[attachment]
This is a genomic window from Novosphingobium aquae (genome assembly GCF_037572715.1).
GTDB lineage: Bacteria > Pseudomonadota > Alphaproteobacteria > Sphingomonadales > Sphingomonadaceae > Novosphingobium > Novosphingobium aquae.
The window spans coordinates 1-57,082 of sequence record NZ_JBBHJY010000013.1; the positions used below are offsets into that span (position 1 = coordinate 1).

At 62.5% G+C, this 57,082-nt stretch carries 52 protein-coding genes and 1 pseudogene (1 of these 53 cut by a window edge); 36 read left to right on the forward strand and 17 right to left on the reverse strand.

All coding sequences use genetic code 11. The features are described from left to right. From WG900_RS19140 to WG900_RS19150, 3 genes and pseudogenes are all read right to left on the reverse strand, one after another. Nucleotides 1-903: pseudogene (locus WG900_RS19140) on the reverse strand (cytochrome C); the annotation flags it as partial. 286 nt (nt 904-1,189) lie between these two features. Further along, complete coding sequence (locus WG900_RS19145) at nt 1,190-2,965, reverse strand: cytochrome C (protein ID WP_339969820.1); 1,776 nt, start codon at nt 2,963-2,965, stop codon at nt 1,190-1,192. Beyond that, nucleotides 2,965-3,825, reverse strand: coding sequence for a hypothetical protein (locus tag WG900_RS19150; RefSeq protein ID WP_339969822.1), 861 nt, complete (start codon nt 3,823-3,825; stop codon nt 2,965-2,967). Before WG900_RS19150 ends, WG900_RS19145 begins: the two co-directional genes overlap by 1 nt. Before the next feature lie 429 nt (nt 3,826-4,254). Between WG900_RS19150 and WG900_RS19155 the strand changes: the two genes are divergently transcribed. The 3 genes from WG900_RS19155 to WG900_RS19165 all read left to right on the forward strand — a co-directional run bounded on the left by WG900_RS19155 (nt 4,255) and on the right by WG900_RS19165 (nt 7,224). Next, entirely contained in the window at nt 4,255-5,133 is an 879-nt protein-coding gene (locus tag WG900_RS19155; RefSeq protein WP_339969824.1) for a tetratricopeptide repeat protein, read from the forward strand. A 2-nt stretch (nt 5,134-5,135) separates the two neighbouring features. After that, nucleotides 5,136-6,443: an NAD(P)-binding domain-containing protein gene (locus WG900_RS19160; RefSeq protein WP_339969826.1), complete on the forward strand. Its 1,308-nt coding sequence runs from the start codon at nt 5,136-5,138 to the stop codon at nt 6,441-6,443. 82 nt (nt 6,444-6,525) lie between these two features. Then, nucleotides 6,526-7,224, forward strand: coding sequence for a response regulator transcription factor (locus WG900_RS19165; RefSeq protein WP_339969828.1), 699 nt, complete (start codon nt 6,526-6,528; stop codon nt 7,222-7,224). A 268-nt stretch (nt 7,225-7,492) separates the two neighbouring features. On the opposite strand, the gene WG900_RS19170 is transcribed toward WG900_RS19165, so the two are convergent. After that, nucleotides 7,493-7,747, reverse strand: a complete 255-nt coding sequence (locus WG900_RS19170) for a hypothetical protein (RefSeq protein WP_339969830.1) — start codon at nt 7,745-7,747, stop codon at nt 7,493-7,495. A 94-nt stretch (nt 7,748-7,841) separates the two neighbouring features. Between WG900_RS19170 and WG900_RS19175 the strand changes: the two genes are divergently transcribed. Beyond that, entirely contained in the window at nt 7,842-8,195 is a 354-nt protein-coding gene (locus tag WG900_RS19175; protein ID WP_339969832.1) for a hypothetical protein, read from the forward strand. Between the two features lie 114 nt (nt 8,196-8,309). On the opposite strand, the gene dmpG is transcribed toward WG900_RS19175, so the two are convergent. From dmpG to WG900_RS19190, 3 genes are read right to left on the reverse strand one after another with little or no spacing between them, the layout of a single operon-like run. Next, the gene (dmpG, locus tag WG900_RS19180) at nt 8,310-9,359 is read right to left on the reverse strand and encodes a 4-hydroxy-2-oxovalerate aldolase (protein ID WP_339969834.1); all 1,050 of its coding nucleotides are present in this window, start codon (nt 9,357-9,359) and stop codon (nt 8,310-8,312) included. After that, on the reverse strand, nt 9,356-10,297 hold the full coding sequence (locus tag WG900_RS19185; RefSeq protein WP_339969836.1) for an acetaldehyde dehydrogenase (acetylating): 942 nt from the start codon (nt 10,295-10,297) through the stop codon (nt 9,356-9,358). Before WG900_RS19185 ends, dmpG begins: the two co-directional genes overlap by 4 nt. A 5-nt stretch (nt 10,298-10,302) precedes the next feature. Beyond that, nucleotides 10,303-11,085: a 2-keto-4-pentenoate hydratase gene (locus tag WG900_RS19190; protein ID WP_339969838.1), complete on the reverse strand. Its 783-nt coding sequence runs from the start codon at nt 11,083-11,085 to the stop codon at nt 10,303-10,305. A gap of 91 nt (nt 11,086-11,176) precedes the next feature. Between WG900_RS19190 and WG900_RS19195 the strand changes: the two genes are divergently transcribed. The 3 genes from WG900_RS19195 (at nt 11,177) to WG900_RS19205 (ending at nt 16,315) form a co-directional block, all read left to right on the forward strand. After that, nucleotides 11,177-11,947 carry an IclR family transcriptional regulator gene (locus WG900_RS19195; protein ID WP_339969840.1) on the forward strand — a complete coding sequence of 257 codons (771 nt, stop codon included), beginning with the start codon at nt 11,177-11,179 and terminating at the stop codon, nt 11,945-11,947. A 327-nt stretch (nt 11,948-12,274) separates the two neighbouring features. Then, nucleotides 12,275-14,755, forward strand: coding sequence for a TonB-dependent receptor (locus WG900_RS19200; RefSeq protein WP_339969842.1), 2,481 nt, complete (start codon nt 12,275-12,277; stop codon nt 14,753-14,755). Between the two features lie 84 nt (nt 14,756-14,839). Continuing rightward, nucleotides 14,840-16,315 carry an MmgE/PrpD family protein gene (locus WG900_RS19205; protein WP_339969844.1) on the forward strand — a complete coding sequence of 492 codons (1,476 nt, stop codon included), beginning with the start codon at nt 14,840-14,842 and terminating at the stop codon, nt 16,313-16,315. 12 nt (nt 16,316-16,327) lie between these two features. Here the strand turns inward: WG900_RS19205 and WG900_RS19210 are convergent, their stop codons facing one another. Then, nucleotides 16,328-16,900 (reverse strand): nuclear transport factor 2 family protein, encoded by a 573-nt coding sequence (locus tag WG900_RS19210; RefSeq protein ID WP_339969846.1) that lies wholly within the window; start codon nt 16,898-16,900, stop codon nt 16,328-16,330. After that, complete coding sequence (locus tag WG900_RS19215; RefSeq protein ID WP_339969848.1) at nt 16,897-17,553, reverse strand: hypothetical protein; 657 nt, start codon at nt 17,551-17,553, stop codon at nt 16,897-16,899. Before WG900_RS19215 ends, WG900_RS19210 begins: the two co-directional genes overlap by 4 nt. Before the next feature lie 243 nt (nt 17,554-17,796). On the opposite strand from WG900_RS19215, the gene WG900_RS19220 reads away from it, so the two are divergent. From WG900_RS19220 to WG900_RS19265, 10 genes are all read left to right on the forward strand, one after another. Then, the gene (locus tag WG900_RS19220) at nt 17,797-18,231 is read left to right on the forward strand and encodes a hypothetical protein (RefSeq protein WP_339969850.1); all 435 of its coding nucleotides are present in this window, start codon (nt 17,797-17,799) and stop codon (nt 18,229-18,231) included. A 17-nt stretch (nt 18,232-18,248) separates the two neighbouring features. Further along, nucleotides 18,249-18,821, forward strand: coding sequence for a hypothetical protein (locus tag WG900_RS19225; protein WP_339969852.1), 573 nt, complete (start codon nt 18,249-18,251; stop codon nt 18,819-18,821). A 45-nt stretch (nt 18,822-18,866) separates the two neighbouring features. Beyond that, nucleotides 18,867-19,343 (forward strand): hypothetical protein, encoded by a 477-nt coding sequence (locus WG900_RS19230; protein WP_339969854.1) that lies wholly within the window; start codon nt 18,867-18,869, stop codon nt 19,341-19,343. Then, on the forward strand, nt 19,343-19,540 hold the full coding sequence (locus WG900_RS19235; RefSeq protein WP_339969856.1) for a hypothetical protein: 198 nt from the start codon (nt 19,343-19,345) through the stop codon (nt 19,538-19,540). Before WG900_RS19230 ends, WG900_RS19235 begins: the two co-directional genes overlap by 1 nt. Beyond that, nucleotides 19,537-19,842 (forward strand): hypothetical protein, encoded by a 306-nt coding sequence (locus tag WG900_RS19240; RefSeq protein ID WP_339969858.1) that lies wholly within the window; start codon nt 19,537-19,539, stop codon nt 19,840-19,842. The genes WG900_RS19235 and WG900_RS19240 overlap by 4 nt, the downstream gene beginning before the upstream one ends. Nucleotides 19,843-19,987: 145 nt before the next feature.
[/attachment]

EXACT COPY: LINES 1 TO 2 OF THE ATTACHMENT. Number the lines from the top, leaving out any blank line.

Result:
This is a genomic window from Novosphingobium aquae (genome assembly GCF_037572715.1).
GTDB lineage: Bacteria > Pseudomonadota > Alphaproteobacteria > Sphingomonadales > Sphingomonadaceae > Novosphingobium > Novosphingobium aquae.